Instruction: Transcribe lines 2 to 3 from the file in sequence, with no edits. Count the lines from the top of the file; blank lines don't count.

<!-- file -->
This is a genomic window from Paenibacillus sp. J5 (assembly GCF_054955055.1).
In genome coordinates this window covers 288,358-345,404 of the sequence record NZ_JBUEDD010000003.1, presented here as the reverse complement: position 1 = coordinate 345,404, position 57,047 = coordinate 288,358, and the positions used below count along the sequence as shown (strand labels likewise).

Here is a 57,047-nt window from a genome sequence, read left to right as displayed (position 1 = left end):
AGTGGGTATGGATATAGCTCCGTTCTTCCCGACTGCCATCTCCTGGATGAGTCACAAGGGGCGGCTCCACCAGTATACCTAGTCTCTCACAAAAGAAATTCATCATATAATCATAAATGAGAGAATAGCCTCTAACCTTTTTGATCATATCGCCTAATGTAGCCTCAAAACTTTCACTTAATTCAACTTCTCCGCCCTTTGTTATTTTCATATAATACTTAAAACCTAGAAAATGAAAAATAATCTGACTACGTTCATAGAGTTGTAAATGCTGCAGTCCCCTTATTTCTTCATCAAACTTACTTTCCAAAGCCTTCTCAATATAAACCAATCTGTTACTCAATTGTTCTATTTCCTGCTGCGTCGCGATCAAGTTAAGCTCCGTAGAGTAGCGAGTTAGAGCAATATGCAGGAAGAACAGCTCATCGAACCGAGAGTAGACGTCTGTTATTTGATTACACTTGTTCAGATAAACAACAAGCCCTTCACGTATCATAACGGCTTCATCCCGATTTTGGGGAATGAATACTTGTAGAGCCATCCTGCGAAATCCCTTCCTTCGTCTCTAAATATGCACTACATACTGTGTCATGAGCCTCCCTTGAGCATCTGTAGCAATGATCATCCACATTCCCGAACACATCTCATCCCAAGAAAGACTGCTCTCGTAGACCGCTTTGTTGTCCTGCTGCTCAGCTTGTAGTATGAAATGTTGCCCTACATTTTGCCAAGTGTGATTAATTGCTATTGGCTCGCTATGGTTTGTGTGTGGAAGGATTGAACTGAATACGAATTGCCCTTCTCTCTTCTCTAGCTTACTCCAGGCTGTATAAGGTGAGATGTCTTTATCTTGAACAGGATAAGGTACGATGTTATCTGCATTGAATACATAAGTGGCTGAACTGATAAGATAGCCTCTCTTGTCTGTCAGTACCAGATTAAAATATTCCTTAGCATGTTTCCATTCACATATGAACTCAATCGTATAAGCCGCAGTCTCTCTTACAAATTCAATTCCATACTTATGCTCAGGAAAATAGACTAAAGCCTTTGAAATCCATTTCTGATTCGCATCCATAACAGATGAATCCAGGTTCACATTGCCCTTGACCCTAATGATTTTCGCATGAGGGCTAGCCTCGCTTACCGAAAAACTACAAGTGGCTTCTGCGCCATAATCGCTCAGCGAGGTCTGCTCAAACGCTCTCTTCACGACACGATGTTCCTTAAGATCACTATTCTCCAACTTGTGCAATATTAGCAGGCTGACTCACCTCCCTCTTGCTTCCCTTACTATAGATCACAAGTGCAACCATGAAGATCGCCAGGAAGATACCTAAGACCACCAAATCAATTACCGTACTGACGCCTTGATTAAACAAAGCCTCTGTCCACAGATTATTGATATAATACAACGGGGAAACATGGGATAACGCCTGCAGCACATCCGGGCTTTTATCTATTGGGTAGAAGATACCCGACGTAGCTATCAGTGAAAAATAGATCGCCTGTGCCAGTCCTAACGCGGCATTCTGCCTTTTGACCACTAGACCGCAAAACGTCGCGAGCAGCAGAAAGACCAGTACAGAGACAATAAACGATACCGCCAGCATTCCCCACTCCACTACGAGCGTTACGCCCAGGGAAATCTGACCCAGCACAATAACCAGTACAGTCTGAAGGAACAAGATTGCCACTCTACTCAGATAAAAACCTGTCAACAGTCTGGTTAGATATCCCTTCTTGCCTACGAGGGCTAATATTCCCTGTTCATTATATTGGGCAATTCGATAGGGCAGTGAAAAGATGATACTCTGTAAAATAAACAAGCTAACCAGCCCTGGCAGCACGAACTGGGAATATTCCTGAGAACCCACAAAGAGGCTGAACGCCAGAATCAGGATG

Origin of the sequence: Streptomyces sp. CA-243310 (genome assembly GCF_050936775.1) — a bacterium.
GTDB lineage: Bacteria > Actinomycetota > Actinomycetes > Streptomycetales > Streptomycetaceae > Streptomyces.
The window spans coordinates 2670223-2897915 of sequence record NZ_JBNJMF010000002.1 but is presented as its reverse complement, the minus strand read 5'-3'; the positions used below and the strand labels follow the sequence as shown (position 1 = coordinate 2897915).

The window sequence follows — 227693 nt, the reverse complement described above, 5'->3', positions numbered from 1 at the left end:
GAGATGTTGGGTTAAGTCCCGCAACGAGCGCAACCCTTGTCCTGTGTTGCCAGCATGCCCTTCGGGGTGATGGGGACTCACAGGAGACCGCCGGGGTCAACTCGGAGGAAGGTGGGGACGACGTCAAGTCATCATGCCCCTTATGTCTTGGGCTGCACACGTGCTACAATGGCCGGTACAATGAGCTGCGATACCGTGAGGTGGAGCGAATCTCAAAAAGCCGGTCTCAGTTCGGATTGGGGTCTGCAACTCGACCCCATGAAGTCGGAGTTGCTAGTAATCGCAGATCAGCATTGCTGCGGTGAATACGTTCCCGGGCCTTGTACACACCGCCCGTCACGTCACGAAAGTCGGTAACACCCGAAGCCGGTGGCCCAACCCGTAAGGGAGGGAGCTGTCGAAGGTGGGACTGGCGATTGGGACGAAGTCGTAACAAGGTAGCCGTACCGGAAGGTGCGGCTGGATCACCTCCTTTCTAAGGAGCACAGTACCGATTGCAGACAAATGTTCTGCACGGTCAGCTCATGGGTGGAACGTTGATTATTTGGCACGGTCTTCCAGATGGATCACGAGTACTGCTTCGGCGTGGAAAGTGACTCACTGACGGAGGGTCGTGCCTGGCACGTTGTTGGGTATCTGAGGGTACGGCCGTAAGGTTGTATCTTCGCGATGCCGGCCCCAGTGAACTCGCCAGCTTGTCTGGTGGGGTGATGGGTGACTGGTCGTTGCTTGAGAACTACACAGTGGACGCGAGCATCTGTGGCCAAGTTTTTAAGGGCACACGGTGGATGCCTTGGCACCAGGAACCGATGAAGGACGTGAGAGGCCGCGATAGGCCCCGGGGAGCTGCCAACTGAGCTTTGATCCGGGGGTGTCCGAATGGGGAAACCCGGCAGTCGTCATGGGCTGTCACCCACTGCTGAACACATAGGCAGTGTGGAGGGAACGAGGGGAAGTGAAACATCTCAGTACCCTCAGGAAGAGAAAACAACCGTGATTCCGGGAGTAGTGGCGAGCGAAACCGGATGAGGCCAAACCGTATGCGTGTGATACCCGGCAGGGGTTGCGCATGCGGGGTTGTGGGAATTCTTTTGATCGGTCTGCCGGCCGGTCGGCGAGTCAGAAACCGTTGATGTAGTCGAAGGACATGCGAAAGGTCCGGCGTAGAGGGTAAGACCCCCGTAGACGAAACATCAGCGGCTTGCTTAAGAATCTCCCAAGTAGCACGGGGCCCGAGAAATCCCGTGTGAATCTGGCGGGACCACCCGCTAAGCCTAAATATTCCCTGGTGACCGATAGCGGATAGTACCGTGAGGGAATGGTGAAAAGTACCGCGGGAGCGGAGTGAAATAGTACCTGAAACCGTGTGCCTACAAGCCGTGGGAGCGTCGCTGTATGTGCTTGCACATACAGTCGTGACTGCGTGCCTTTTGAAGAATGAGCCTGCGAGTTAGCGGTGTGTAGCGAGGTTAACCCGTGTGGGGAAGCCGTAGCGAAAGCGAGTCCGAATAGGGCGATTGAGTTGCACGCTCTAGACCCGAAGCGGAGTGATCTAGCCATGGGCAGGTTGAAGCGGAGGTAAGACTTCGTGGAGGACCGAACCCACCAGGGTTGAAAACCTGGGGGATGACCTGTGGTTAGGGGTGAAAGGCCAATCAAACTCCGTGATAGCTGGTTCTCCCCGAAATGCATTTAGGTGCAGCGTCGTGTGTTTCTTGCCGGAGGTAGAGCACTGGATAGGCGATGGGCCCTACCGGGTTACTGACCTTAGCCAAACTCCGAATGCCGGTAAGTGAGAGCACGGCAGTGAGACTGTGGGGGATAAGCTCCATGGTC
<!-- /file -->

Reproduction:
In genome coordinates this window covers 288,358-345,404 of the sequence record NZ_JBUEDD010000003.1, presented here as the reverse complement: position 1 = coordinate 345,404, position 57,047 = coordinate 288,358, and the positions used below count along the sequence as shown (strand labels likewise).

Here is a 57,047-nt window from a genome sequence, read left to right as displayed (position 1 = left end):